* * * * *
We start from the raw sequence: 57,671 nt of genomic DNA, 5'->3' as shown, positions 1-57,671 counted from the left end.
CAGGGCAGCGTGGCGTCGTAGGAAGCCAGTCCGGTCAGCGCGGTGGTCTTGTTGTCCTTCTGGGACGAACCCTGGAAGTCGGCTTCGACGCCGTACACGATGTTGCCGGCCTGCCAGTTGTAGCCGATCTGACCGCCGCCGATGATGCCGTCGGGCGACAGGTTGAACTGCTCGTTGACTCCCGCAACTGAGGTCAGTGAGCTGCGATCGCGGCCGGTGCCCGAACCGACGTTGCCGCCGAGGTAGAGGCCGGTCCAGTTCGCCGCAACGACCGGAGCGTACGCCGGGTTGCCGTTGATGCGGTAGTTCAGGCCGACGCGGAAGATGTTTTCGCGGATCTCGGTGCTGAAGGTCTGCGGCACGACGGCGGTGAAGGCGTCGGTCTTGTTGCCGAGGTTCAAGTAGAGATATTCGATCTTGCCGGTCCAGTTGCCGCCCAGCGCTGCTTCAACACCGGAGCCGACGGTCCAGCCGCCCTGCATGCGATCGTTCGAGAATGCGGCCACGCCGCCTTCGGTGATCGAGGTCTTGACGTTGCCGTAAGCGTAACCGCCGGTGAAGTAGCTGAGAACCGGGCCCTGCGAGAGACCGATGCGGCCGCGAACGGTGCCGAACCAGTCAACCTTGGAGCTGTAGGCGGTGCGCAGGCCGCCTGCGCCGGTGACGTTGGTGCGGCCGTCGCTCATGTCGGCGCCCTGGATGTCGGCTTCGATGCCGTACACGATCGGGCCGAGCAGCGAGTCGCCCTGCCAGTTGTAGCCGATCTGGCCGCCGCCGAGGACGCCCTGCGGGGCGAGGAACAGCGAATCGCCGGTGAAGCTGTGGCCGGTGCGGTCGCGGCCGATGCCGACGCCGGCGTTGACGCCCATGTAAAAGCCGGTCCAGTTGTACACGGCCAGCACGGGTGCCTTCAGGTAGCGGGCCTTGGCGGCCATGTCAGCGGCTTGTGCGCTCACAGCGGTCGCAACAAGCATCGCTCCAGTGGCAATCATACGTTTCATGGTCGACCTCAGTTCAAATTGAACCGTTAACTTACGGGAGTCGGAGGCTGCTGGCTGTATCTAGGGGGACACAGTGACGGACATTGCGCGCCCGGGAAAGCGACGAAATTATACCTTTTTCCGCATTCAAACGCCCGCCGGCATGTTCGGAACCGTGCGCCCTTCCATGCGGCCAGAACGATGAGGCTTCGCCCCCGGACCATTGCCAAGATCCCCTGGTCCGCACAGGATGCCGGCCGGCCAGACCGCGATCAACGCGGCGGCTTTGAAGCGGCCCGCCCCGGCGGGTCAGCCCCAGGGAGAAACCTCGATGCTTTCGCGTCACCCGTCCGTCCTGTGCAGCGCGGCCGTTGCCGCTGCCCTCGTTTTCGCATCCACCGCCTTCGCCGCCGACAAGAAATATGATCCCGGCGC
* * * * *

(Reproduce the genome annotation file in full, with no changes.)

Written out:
We start from the raw sequence: 57,671 nt of genomic DNA, 5'->3' as shown, positions 1-57,671 counted from the left end.
CAGGGCAGCGTGGCGTCGTAGGAAGCCAGTCCGGTCAGCGCGGTGGTCTTGTTGTCCTTCTGGGACGAACCCTGGAAGTCGGCTTCGACGCCGTACACGATGTTGCCGGCCTGCCAGTTGTAGCCGATCTGACCGCCGCCGATGATGCCGTCGGGCGACAGGTTGAACTGCTCGTTGACTCCCGCAACTGAGGTCAGTGAGCTGCGATCGCGGCCGGTGCCCGAACCGACGTTGCCGCCGAGGTAGAGGCCGGTCCAGTTCGCCGCAACGACCGGAGCGTACGCCGGGTTGCCGTTGATGCGGTAGTTCAGGCCGACGCGGAAGATGTTTTCGCGGATCTCGGTGCTGAAGGTCTGCGGCACGACGGCGGTGAAGGCGTCGGTCTTGTTGCCGAGGTTCAAGTAGAGATATTCGATCTTGCCGGTCCAGTTGCCGCCCAGCGCTGCTTCAACACCGGAGCCGACGGTCCAGCCGCCCTGCATGCGATCGTTCGAGAATGCGGCCACGCCGCCTTCGGTGATCGAGGTCTTGACGTTGCCGTAAGCGTAACCGCCGGTGAAGTAGCTGAGAACCGGGCCCTGCGAGAGACCGATGCGGCCGCGAACGGTGCCGAACCAGTCAACCTTGGAGCTGTAGGCGGTGCGCAGGCCGCCTGCGCCGGTGACGTTGGTGCGGCCGTCGCTCATGTCGGCGCCCTGGATGTCGGCTTCGATGCCGTACACGATCGGGCCGAGCAGCGAGTCGCCCTGCCAGTTGTAGCCGATCTGGCCGCCGCCGAGGACGCCCTGCGGGGCGAGGAACAGCGAATCGCCGGTGAAGCTGTGGCCGGTGCGGTCGCGGCCGATGCCGACGCCGGCGTTGACGCCCATGTAAAAGCCGGTCCAGTTGTACACGGCCAGCACGGGTGCCTTCAGGTAGCGGGCCTTGGCGGCCATGTCAGCGGCTTGTGCGCTCACAGCGGTCGCAACAAGCATCGCTCCAGTGGCAATCATACGTTTCATGGTCGACCTCAGTTCAAATTGAACCGTTAACTTACGGGAGTCGGAGGCTGCTGGCTGTATCTAGGGGGACACAGTGACGGACATTGCGCGCCCGGGAAAGCGACGAAATTATACCTTTTTCCGCATTCAAACGCCCGCCGGCATGTTCGGAACCGTGCGCCCTTCCATGCGGCCAGAACGATGAGGCTTCGCCCCCGGACCATTGCCAAGATCCCCTGGTCCGCACAGGATGCCGGCCGGCCAGACCGCGATCAACGCGGCGGCTTTGAAGCGGCCCGCCCCGGCGGGTCAGCCCCAGGGAGAAACCTCGATGCTTTCGCGTCACCCGTCCGTCCTGTGCAGCGCGGCCGTTGCCGCTGCCCTCGTTTTCGCATCCACCGCCTTCGCCGCCGACAAGAAATATGATCCCGGCGC